b) Prepare a summary of the books using a graphic organizer from text or other source presented in class (e.g., Venn diagram, Fishbone, Frayers, etc.)
c) Design three (3) activities and/or strategies from course texts or as presented in class sessions that link all three books, and that use all three literacy modalities: text (reading and writing), oral (speaking and listening), and visual (viewing and visual representation).
Students will share (informal discussion; not simulated demonstration) their YA Threesies project with the class, providing a copy for each fellow class member.
4. Literacy Strategy Lessons and Demonstrations (described in Course Materials Packet; to be done in/out of class)
Strategy Lessons (receives completion/rubric score): Each student will use the provided format and rubric to create three strategy lessons appropriate for the literacy skills related to their content area. (Note: this is not the department lesson plan format.) Each lesson must: (a) incorporate a strategy from the course texts or as presented in class that is specifically designed to improve one or more literacy skills; (b) incorporate the three modalities of acquiring literacy into the lesson's learning activities--text (reading/writing), oral (speaking/listening), and visual (graphic depiction/student-created drawing). Time will be provided in class for students to collaborate in creating and revising each other's Literacy Strategy Lessons; however, each student must submit his or her own individual Literacy Strategy Lessons.
Lesson Demonstrations: (to be done in class; receives completion/rubric score) Each student will present his or her Literacy Strategy Lessons in a simulated classroom situation. Fellow class members will role play learners in a particular content area classroom. Students are expected to demonstrate the “language of learning” as described in the required text, Choice Words. Each lesson demonstration will be followed by a feedback-discussion session in which “learners” will give feedback to “teacher" to help the “teacher” revise and improve the plan and teaching skills. The instructor will also provide feedback. This assignment will function as the course mid-term “exam.”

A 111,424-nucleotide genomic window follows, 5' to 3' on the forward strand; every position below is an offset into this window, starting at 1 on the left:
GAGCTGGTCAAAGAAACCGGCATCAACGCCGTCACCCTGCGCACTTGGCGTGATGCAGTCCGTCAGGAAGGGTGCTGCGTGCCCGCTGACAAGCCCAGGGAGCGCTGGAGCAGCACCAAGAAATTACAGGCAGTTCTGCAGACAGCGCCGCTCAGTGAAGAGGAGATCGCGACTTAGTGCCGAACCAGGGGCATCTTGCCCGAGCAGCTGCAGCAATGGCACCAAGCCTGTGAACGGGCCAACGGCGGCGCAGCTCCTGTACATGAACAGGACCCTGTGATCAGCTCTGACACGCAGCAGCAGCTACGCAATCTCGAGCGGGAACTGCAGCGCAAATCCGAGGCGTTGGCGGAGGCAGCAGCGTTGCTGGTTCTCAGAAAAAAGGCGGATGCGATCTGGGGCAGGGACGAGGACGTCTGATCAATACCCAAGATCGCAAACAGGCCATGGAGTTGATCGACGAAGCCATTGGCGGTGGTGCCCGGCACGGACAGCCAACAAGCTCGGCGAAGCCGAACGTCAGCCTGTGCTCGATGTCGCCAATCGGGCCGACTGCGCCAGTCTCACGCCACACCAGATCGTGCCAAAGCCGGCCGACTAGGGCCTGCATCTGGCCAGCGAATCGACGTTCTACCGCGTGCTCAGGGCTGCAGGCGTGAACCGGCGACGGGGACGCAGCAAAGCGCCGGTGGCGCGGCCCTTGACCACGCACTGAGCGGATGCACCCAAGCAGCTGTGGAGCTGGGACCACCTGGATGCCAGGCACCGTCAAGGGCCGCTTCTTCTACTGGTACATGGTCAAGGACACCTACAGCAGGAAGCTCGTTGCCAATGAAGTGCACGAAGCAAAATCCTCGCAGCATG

NOTE: The first two lessons & demonstrations are intended to prepare for mastery, and will receive completion points; the third written lesson & demonstration are considered summative, mastery performance tasks and will earn rubric points. They will occur during the last week of the course, and will comprise ½ of the Final Exam for this course.
5. Report AND Observation Paper (to be done out of class; receives rubric score): Each student is to select a literacy theory/method/strategy currently in use and relevant to their particular needs and interests. Students are to research and observe the use of their chosen topic in the school to which they have been assigned for practicum hours. This paper should be at least 10 full pages of text, cite sources on a separate page, and adhere to the Model for Formal Writing provided by the instructor. Students are required to use at least four hard copy articles in journals published by four of the following educational organizations: IRA, ASCD, Phi Delta Kappan, NCTE, AERA, NCTM, NMSA, NCSS, NSTA. Copies of the four articles must be submitted with the paper. Internet sources may also be included. Park’s online and on-site library is a good source for materials, as are the course texts—ask a reference librarian for help. There are two parts to this paper—(1) historical development, (2) observation of actual use in school settings. Each topic and subtopic must appear as underlined headings in the paper followed by students’ findings and discussion.
History & Development should comprise no more than 50% of the paper. It should include: (a) the origin of the topic, (b) how it developed, (c) changes since its beginning, and (d) any current issues associated with it.